Review: FIDDLER ON THE ROOF National Tour at Durham Performing Arts Center

By: Jan. 09, 2019
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Review: FIDDLER ON THE ROOF National Tour at Durham Performing Arts Center

Based on Sholem Aleichem's series of short stories about Tevye the Dairyman, Fiddler on the Roof centers on Tevye, a poor milkman who lives in pre-revolutionary Russia with his wife and five daughters. Among the traditions in their Little Village of Anatevka, the matchmaker arranges a match between a boy and a girl, and the father must approve the arranged marriage. However, Tevye must cope with both the strong-willed actions of his three eldest daughters who wish to marry for love and outside influences of the Tsar who intrude upon his village.

After two out-of-town tryouts in Detroit, Michigan and Washington, D.C., the original Broadway production directed & choreographed by Jerome Robbins with Zero Mostel in the starring role opened on September 22nd, 1964, where it ran for 3,242 performances after closing on July 2nd, 1972. It not only went on to win 9 Tony Awards (including Best Musical), but also held the record as the longest-running Broadway show for almost 10 years before Grease surpassed it. Since then, Fiddler on the Roof has spawned a 1971 Academy Award-winning film adaptation, and five Broadway revivals (the most recent of which from 2015 serves as the basis for this touring production).

In fact, if you're familiar with how Fiddler on the Roof usually begins, this production, which is currently playing at the Durham Performing Arts Center through January 13th, begins a little differently. First, we the audience hear the sounds of a train arriving at a station. Second, a blackout happens. Third, the lights come up on a man reading from a book. Turns out that man is tracing back to the days of when his ancestors lived in the now departed village of Anatevka. It is that opening sequence which sets the stage for a memory play approach to this timeless classic as the villagers quickly appear with Tevye narrating about their 'traditions'.

Under the bold direction of Bartlett Sher, he brings so much attention to detail that can be seen throughout the staging. From the inventive set designed by Michael Yeargan (with some modifications made for the tour by Mikiko Suzuki MacAdams) to the beautiful lighting designed by Donald Holder to the authentic costumes designed by Catherine Zuber. Hofesh Shechter's choreography (which was recreated for this tour by Christopher Evans) is amazing. It is mostly brand new while still paying homage to Jerome Robbins' work on the original production (especially in the iconic bottle dance near the end of Act I). The new orchestrations by Ted Sperling are also able to breathe such fresh, new life into the beloved score by Jerry Bock & Sheldon Harnick.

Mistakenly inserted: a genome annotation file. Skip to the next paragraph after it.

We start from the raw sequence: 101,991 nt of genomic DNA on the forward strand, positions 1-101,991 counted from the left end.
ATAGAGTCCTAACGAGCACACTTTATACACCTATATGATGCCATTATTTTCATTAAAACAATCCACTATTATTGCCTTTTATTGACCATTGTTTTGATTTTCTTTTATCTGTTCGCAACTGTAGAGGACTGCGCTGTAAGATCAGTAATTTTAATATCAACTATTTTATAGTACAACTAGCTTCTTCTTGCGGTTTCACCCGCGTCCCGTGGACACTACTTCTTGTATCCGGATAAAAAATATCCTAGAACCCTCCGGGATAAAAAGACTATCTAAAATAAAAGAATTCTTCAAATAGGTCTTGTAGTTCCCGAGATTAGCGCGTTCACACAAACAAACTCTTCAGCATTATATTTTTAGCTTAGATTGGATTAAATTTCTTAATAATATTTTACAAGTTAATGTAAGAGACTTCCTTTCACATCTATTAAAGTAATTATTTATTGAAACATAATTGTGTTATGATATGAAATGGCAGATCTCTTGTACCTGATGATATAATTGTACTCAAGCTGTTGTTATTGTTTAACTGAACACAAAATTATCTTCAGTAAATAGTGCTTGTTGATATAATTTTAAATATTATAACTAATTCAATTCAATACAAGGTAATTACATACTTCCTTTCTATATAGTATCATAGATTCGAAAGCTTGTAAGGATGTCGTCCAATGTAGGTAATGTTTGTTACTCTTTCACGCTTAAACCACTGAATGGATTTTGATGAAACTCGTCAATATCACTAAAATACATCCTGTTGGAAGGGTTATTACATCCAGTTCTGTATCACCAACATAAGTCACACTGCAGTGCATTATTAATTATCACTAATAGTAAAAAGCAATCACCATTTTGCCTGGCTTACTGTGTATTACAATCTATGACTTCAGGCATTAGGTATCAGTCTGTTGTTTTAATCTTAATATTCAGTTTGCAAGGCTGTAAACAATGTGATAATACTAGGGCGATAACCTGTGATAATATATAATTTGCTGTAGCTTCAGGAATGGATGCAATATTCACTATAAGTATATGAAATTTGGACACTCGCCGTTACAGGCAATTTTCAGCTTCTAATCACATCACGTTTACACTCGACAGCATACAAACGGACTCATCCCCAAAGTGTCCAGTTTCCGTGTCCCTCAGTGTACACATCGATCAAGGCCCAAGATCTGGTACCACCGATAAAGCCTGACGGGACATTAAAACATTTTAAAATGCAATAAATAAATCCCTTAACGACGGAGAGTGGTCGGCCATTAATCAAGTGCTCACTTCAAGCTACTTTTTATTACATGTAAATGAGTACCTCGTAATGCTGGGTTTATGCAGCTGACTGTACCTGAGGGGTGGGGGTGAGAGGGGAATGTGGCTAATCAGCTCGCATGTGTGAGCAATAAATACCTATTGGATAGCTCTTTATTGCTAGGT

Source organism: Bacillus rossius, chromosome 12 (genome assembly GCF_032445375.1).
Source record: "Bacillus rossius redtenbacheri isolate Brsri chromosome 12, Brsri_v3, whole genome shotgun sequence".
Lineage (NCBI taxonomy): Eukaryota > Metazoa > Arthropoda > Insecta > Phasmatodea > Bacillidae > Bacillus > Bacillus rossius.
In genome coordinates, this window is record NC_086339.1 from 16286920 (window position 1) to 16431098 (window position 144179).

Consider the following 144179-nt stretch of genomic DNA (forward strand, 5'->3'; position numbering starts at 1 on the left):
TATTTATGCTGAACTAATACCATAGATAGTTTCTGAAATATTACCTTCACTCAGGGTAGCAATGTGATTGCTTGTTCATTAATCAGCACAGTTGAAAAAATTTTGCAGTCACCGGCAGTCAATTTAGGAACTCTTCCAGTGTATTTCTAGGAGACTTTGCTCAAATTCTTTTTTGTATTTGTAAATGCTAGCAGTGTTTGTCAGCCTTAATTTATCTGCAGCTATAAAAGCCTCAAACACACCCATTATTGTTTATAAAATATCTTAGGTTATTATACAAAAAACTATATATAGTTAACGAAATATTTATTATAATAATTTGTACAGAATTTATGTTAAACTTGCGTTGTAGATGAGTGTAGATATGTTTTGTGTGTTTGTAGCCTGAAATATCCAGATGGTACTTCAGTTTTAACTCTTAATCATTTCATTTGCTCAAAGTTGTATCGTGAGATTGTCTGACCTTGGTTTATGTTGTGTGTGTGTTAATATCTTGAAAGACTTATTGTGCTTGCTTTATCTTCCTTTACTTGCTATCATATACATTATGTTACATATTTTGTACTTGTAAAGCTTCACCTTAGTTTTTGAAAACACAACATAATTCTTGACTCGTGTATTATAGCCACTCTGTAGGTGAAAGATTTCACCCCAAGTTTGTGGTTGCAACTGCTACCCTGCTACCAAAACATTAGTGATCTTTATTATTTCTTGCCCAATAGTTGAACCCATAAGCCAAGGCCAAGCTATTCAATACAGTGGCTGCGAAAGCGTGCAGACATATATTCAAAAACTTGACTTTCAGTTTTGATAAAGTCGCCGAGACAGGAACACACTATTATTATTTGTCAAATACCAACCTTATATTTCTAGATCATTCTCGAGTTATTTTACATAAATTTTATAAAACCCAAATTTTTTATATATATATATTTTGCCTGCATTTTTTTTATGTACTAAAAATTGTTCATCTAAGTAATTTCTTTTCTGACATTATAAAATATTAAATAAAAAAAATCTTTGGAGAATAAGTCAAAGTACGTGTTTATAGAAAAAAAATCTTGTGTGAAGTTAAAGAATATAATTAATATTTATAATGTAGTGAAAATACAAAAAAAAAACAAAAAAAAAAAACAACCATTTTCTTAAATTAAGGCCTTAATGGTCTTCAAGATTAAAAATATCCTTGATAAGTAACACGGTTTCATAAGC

As for the cast, everyone gives such superb performances. Israeli actor Yehezkel Lazarov does incredible work in the starring role of Tevye, the poor milkman who is also a firm supporter of the traditions of his faith. He is well-matched by Maite Uzal, who's terrific as his sharp-tongued wife, Golde. Their three daughters in this production all share great chemistry with one another (as well their suitors). Mel Weyn is very good as the eldest, Tzeitel, who wishes to marry for love to her childhood friend, Motel Kamzoil, instead of wealth. Jesse Weil as the poor tailor, Motel, perfectly nails his character arc as he goes from shy to a more confident gentleman in asking Tevye for Tzeitel's hand in marriage. Ruthy Froch as the second oldest, Hodel, perfectly captures that character's spirit and intelligence. In Act I, she shares some growing chemistry with Pechik (Ryne Nardecchia), a young scholar and revolutionary who comes to Anatevka from Kiev. She also shares such a heartfelt moment with Tevye in Act II, especially with her rendition of 'Far From the Home I Love'. Natalie Powers gives a strong performance as the middle daughter, Chava, a shy bookworm who ends up falling in love in Fyedka (Joshua Logan Alexander) despite him not being a Jew. This dilemma leads to a very heartbreaking moment in Act II. Though Carol Beaugard proves to be quite a comedic highlight as the local matchmaker, Yente.

Overall, this musical has aged very well. Joseph Stein's book successfully goes from a joyful first act to a more moving second act. It feels very relevant to what is going on in the world right now and is indeed the perfect reminder of all the joy we need in this crazy world we're living in. No matter where you come from, you should be able to identify and relate to any of the themes represented in Fiddler on the Roof. Life, love, happiness, and more.

For more information regarding the tour, please visit:


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